Since 1979 more than 135,000 animals have been treated by Wildlife Rescue.
Thanks to the support of individuals like you, Wildlife Rescue can provide a lifeline for animals in distress.
Welcome to the first edition of Wildlife Rescue’s newly minted triple-R series, which stands for Rescue, Rehabilitation and Release.
This series focuses solely on “complete” stories of a wild animal’s time with us. In each post you’ll get to read and see for yourself through photographs and videos the entirety of the rescue process, the rehabilitation required for each animal, and finally to the release of the creature back to its home – the wild.
If an animal is not featured in this series it is because we did not think there was enough evidence of its time with us to justify its placement. That means you will only be getting the best of the best. An exclusive and deeper look into the intense and skillful work done here each day at Wildlife Rescue.
As a non-profit organization we are only able to do this work thanks to the generosity of our donors. If you are inspired to donate before or after reading this post you can do so in a number of meaningful ways, including our popular monthly giving program which you can learn more about here.
It was a cloudy morning on Sunday, September 10th when the Wildlife Helpline got the call. A goose was screaming in pain on a piece of property near a lake in the Lower Mainland with something sticking out of it.
The helpline organized the rescue team who responded to the call. They approached the injured animal, placed it safely inside of a kennel for transfer, and brought it back to the hospital where the goose had to undergo emergency surgery to remove a wooden stick found pierced in its leg.
The bird needed to be sedated for surgery and the Wildlife Technicians had to move fast to remove the stick. Once it was taken out, they assessed the damage and had to decide if the bird could be saved. They did not know at the time if it could or not, but they decided it was worth the chance. They applied medical ointments for the necrosis and potential infection and bandage wraps to the wound. Finally, it was placed safely inside of a warm building at Wildlife Rescue to recuperate from the ordeal.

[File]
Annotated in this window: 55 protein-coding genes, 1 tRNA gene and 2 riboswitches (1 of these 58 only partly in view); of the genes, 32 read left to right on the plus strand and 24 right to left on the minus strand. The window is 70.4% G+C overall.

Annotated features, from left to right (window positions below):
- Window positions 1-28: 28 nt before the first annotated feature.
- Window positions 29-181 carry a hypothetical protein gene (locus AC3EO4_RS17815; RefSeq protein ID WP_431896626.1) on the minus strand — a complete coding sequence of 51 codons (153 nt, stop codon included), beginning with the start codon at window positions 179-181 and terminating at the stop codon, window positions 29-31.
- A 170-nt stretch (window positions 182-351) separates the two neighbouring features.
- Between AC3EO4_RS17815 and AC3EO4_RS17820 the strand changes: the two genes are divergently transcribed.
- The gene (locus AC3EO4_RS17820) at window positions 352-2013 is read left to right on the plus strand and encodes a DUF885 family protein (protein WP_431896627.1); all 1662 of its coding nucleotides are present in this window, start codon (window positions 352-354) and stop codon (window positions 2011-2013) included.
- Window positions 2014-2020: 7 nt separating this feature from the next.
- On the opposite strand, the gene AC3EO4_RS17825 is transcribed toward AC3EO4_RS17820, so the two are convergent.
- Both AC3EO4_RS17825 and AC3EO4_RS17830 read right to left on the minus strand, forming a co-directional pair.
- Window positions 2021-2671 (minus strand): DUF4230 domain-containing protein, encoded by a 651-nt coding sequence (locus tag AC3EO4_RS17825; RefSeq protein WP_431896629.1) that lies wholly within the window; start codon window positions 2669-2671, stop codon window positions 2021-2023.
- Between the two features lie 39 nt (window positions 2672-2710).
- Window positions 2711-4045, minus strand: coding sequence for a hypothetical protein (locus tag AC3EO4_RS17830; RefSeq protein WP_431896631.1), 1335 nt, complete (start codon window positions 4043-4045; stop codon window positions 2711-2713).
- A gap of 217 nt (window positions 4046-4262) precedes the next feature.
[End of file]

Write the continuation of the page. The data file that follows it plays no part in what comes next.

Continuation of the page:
At this point you may be looking at the stick and wondering how it managed to get stuck inside the bird.
The truth is we do not know for certain since no one saw what took place. But we can deduce the probability of what happened, and sadly, this goose looks like it was attacked, intentionally, by a person. We can judge this based on the angle of the wound, the depth of the plunge, and the unusual shape of the stick, as pictured.
Luckily, many more people cared about this animal than did not and over the course of September the goose was given daily examinations, medications, food and shelter. It was touch and go, with some days looking better than others, leaving its prognosis undetermined for a number of weeks.
Yet, at the end of the month, it had pulled through. The goose was able to start walking on its own again, self-feed, and even swim in the outdoor aviary pen at Wildlife Rescue.
Some would say it was even looking a little spry.
By early October the Wildlife Hospital team announced the bird was healthy enough for release back to the wild.
They got in touch with the finder who first found the bird in pain. They wanted to be there when the goose was released, to see how the animal looked now, happy and healthy.
The finder, the volunteer release team, and staff all went together on a beautiful morning in October back to the lake where the bird was found. Together, the team and the finder walked down to the lake and opened the kennel door up for the bird. It was hesitant at first, but eventually took its first few steps out towards the water and stretched its wings.
This is when the magic happened.
The young goose took a quick step down to the water and gave a small honk. Then suddenly, like it was a movie, its family emerged from behind a small inlet around a bend of water. They started honking back and forth to each other, like old cherished friends meeting again for the first time in ages.
The team left them then. Happy, healthy, together, in the wild.
Don’t just take our word for it though. Watch the video linked at the top to see first-hand the events that transpired. From surgery to rehabilitation to release.
A huge thank you to all who helped make this animal receive a deserved second chance at life. It came to us in pain from the anger and violence of another person, but there are far more of us who would rather help than harm.
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